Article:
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Steam history question

Brian_74
Brian_74 Member Posts: 237
I was never interested in or fond of history until I read TLAOSH. I'm still puzzled by the rapid change from steam/hot water to forced air. I would guess that at its peak in popularity, steam and hot water were used in 80% or more of the homes in the US. I remember reading recently that now all non-forced air forms of heating combined account for 15%. Why did nearly everyone change? Was it because of the development of air conditioning?



I've looked for an answer on the web, but all I can find is the claim that natural gas and electricity caused the demise of coal and of steam/hot water heating. The coal part makes sense (no more fires to stoke) but not the steam/hot water part. Does anyone know the answer?
1929 Ideal Heating vapor system.

Comments

  • Kevin_in_Denver_2
    Kevin_in_Denver_2 Member Posts: 588
    Cost

    Cost is the main reason. Take a set of house plans to several different heating contractors, and forced air will usually be cheaper.



    Production homebuilders account for over 90% of all the homes built, and they don't care too much about comfort because they don't have to live in those homes.
    Superinsulated Passive solar house, Buderus in floor backup heat by Mark Eatherton, 3KW grid-tied PV system, various solar thermal experiments
  • Steamhead
    Steamhead Member Posts: 15,262
    You left out

    that they don't care about the health issues either. Ever seen the inside of a duct that's been in service for a while? I've seen some that look like the birth of the universe with all the primordial life forms in there.......
    All Steamed Up, Inc.
    Towson, MD, USA
    Steam, Vapor & Hot-Water Heating Specialists
    Oil & Gas Burner Service
    Consulting
  • Brian_74
    Brian_74 Member Posts: 237
    When did this happen?

    I'm probably being stubborn, but I can't imagine that nearly everyone went with the cheapest installation price. But I think that's why drywall replaced plaster. Still, I'd like to imagine that a certain percentage of the population--who had grown up with radiators--wouldn't want to give them up for the new fangled forced air.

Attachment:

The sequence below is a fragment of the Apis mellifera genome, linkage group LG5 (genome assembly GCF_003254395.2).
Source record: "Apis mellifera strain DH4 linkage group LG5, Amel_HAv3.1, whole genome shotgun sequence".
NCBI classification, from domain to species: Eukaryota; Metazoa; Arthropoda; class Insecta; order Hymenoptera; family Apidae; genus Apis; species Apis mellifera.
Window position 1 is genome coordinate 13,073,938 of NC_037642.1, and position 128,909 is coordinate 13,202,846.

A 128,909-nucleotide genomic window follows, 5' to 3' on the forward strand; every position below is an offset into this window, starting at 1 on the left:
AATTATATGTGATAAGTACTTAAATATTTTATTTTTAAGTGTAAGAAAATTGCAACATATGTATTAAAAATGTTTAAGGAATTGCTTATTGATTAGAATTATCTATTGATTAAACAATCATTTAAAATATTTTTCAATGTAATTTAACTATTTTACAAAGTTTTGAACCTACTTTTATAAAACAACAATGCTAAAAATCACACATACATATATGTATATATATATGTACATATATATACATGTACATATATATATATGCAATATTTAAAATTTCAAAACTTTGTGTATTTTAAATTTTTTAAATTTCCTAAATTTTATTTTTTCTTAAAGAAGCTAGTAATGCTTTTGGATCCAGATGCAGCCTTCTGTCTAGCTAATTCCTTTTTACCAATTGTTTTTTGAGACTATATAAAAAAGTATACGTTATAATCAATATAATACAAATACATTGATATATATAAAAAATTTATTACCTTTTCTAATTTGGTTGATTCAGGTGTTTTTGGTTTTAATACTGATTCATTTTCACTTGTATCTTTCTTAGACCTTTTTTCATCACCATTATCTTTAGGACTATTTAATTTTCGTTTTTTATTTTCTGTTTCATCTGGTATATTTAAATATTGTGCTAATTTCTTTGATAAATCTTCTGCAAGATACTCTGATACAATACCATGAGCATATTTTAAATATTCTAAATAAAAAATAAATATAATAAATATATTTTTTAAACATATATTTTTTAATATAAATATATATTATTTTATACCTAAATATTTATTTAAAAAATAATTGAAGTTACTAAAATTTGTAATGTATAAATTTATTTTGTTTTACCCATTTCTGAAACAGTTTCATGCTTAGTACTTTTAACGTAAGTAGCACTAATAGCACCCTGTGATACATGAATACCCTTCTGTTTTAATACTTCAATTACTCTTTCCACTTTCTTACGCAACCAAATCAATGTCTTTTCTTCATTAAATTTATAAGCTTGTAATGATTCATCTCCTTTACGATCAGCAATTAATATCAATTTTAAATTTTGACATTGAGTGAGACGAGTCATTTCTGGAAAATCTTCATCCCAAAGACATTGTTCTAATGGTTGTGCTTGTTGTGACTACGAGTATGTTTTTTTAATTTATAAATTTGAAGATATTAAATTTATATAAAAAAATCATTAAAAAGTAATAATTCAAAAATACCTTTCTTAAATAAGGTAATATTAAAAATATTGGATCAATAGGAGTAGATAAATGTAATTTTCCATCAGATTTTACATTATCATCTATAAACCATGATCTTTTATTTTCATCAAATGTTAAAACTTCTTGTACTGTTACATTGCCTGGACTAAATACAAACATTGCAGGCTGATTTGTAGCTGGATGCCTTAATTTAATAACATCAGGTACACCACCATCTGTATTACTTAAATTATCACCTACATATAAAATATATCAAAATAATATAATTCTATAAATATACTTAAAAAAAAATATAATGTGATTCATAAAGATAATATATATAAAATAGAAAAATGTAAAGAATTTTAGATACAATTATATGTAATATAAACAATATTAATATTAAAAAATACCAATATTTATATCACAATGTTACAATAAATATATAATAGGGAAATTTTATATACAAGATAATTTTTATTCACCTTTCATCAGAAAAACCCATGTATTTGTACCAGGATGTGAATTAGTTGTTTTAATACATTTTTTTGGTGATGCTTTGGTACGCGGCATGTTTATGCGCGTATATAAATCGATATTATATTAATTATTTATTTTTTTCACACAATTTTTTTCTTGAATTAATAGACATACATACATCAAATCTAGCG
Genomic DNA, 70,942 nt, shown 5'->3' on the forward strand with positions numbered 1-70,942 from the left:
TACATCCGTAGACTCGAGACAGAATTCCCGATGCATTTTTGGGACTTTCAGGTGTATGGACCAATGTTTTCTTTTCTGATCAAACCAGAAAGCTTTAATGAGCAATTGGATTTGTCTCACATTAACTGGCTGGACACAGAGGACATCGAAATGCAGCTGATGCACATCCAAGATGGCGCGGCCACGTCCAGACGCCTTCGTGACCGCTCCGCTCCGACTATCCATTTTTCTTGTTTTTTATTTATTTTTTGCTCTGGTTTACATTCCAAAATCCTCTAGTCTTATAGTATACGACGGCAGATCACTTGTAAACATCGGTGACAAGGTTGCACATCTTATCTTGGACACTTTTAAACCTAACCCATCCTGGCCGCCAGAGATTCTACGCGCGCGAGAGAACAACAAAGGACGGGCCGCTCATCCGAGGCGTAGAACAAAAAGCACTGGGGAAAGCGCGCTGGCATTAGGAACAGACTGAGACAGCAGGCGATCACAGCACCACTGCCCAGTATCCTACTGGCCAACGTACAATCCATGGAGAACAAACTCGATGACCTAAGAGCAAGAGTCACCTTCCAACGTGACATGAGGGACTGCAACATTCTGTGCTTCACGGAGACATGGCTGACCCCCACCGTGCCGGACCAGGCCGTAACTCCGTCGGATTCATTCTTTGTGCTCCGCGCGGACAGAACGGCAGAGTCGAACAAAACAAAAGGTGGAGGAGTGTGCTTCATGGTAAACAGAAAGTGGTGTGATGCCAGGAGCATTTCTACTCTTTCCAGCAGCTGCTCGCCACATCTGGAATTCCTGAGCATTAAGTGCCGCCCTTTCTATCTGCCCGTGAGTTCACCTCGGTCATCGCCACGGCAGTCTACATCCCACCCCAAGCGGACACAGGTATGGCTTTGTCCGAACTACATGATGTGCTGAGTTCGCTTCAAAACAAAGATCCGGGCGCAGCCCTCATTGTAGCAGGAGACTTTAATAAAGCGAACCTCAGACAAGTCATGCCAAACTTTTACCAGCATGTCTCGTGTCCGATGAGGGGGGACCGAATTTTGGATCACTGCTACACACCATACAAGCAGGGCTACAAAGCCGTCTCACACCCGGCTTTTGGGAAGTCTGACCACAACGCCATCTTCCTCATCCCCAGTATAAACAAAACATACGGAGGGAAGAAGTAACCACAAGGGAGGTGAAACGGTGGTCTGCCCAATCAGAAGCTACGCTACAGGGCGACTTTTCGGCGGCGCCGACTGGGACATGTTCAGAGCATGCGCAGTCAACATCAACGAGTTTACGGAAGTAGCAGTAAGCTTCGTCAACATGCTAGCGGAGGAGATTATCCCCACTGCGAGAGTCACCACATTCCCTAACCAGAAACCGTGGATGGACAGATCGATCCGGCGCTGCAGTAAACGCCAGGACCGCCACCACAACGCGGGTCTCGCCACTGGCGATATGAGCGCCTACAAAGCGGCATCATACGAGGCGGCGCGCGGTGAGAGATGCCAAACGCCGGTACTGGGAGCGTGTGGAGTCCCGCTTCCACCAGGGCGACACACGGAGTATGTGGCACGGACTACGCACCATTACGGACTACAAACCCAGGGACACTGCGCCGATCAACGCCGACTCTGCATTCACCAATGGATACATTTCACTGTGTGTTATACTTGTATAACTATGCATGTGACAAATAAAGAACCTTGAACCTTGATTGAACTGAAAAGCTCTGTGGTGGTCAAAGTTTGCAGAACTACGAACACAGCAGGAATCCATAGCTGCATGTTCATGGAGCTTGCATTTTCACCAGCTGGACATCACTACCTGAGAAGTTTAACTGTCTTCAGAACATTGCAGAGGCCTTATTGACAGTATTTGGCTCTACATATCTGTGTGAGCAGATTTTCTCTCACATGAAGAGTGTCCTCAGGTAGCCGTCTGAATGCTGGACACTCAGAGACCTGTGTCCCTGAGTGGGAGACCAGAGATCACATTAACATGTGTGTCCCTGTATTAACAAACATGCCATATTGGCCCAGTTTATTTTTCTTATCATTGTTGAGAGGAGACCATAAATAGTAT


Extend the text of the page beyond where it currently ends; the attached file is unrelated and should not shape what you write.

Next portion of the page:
1929 Ideal Heating vapor system.
  • Brian_74
    Brian_74 Member Posts: 237
    We have those at work

    Makes me sick just to think about it.
    1929 Ideal Heating vapor system.
  • Brian_74
    Brian_74 Member Posts: 237
    We have those at work

    Makes me sick just to think about it.
    1929 Ideal Heating vapor system.
  • Jamie Hall
    Jamie Hall Member Posts: 18,689
    To the best of my recollection...

    which is a little foggy... It happened in the decade after World War II.  There was an incredible explosion of house building in that decade, mostly tract houses.  I have several builder's handbooks from that era (best not ask why), and they all discuss forced air heat.  One of them has a passing mention of hydronic, and none of them discuss steam.  When you look at it, though, it makes sense -- that was also the era of the "ranch" house, and the introduction of pre-manufactured roof trusses.  The installation of a forced air system in a house with that construction is the essence of simplicity -- the furnace comes on a truck, and is light enough to be handled by a couple of hefty guys or a fork lift.  You put it in place in the roof among the trusses, or maybe in a little closet somewhere, and hook up perhaps as much as 30 feet of duct located above the ceilings -- something a labourer with very little training can do -- and you're good to go.  In contrast, steam boilers back then were still pretty big, and required skilled labour to install properly, and hydronic more or less the same.  All very attractive to the tract builders.



    Then folks got used to it -- many of those tract homes were the first house that GI Joe and his Jane ever owned -- and it never occurred to them or their kids that there was anything else.
    Br. Jamie, osb
    Building superintendent/caretaker, 7200 sq. ft. historic house museum with dependencies in New England